Nation

Thousands shun heat in Southwest but tourists jam Death Valley

LAS VEGAS — Death Valley National Park fell hit 120 degrees Sunday, and temperatures could hit 124 by Tuesday as a vicious heat wave envelops much of the Southwest.

Forecasters warned of excessive heat across southern portions of Arizona and Nevada, and throughout California’s Central Valley early this week, with temperatures passing 120 in some areas.

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The high in Las Vegas neared 110 degrees Sunday and could reach 117 when the heat wave peaks by midweek. That would be the highest temperature ever recorded at McCarran International Airport since records began in 1937.

The National Weather Service in Phoenix said the last time the temperature topped 120 was 1995, at 121. It could happen again Tuesday. The record high is 122 degrees, set on June 26, 1990.

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Desert dwellers in the western US generally regard temperatures topping 120 degrees as a reason to hunker down indoors and turn up the air conditioning. But some tourists welcome it as a rare opportunity to experience Death Valley — the hottest place in America.

Many will get their chance in the days ahead. Death Valley National Park, which straddles the California-Nevada line, is at the heart of the area affected by the sweltering heat.

‘‘There’s very few places on Earth to go to experience those temperatures and Death Valley is one of those,’’ said John Adair, a National Weather Service meteorologist.

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Business booms as temperatures soar in July and August at the Panamint Springs Resort, which is near the entrance of Death Valley National Park.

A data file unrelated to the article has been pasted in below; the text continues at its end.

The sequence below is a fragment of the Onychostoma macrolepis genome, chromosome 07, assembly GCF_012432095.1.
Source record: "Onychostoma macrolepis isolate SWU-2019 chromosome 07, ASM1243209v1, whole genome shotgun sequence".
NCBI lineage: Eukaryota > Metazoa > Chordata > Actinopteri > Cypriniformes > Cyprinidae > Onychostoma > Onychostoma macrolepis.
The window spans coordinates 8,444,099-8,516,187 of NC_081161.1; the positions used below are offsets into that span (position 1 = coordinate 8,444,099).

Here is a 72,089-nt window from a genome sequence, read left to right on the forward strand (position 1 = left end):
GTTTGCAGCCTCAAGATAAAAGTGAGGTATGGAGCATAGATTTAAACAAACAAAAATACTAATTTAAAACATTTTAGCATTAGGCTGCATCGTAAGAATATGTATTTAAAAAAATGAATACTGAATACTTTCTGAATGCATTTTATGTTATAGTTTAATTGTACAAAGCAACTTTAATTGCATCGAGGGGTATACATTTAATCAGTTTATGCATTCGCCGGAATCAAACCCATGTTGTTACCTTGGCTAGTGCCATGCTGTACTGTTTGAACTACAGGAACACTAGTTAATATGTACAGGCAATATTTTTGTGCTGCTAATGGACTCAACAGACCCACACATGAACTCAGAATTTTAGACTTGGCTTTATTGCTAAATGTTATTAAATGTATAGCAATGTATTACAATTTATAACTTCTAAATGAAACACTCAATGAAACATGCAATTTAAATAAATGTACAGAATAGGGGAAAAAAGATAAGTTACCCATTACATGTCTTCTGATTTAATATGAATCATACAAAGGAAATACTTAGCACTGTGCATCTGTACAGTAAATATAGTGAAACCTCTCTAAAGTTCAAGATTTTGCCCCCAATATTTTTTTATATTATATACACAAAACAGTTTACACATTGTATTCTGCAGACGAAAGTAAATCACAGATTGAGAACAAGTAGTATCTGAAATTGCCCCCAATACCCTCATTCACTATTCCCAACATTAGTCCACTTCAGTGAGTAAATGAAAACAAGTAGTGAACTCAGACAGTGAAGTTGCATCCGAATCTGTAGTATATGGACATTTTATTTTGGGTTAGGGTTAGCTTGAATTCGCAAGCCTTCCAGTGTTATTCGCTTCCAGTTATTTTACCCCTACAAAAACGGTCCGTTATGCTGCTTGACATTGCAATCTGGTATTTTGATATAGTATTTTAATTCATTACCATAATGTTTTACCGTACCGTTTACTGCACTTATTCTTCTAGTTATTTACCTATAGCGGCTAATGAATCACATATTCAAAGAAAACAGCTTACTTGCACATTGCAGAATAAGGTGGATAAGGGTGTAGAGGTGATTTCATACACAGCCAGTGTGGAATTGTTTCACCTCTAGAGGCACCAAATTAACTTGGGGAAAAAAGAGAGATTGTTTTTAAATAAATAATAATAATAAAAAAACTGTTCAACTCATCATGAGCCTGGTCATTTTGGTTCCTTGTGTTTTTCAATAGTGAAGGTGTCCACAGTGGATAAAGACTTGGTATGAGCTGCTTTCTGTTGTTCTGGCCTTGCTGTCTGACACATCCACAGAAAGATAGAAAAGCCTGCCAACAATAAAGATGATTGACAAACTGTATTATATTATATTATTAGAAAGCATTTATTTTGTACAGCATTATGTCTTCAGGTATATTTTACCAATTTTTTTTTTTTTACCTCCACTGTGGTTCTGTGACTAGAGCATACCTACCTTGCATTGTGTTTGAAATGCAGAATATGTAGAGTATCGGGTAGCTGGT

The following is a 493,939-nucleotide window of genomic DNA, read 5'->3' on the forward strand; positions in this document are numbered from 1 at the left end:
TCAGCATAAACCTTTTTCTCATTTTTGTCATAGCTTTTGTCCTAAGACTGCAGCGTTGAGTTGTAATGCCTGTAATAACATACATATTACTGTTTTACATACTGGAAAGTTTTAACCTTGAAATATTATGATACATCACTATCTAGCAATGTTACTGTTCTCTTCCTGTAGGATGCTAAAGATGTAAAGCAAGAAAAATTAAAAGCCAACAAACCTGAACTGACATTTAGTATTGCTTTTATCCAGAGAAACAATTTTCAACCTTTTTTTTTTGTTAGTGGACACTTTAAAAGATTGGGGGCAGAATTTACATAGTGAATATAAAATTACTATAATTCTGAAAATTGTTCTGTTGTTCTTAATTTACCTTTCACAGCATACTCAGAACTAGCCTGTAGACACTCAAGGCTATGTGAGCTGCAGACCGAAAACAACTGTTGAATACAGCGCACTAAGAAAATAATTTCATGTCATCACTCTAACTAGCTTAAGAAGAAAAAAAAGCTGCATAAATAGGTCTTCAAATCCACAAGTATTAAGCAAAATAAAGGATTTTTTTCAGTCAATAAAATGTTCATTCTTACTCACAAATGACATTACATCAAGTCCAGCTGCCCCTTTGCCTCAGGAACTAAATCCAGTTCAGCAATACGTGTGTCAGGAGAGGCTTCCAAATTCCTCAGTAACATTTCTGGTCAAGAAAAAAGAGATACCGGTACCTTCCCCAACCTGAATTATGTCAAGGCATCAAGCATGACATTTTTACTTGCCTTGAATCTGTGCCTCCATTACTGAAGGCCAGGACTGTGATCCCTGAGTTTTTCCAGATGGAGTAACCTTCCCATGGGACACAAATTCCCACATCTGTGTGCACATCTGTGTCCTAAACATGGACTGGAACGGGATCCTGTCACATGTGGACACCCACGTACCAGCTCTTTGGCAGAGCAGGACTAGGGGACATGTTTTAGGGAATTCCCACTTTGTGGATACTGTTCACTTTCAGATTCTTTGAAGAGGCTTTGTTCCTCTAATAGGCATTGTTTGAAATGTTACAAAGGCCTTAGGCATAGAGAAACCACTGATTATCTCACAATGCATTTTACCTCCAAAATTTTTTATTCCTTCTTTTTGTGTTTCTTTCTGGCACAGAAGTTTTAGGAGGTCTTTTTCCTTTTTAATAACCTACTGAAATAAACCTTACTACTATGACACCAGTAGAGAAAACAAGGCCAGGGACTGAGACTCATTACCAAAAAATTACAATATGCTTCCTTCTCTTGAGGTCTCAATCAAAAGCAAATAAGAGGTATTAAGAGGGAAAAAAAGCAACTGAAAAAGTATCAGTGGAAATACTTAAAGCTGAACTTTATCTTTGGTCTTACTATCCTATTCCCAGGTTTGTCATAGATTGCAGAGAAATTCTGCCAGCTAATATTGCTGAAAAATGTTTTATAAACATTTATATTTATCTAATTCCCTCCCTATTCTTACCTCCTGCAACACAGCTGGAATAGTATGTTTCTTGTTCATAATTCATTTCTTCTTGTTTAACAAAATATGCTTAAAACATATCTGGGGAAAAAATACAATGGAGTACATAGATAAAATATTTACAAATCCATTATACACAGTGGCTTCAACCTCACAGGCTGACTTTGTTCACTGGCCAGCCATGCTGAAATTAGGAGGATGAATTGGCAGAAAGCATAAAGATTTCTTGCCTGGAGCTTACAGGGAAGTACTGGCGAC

‘‘When it’s 120 to 125, there’s more customers,’’ said Mike Orozco, who works at the resort that includes a restaurant, gas station, campsites, and cabins.

Orozco said locals jokingly refer to the summer spike as ‘‘European season,’’ when a flood of tourists from Germany, France, Sweden, and other places arrive in Death Valley to experience heat unheard of in Europe.

‘‘Some people consider being out there in those conditions a kind of suffering. Other people can get a kind of euphoria, or a reward, out of it,’’ said Ed Carreon, a commercial photographer in Los Angeles who regularly visits the park and prefers the scorching summer months.

‘‘As a younger man, I would go out there to test myself’’ by hiking peaks in the Panamint Range under blazing sun in triple-digit temperatures with the barest of supplies, Carreon said. Now 58, he recognizes those broiling excursions as the folly of youth.

Phoenix resident Jennifer Vollmann said that with 121 degrees predicted Tuesday, she will be bringing her daughter to the public pool downtown. Vollmann sounded a note of optimism about temperatures moderating by the end of the week. “It'll be 110 soon,’’ she said.

Associated Press

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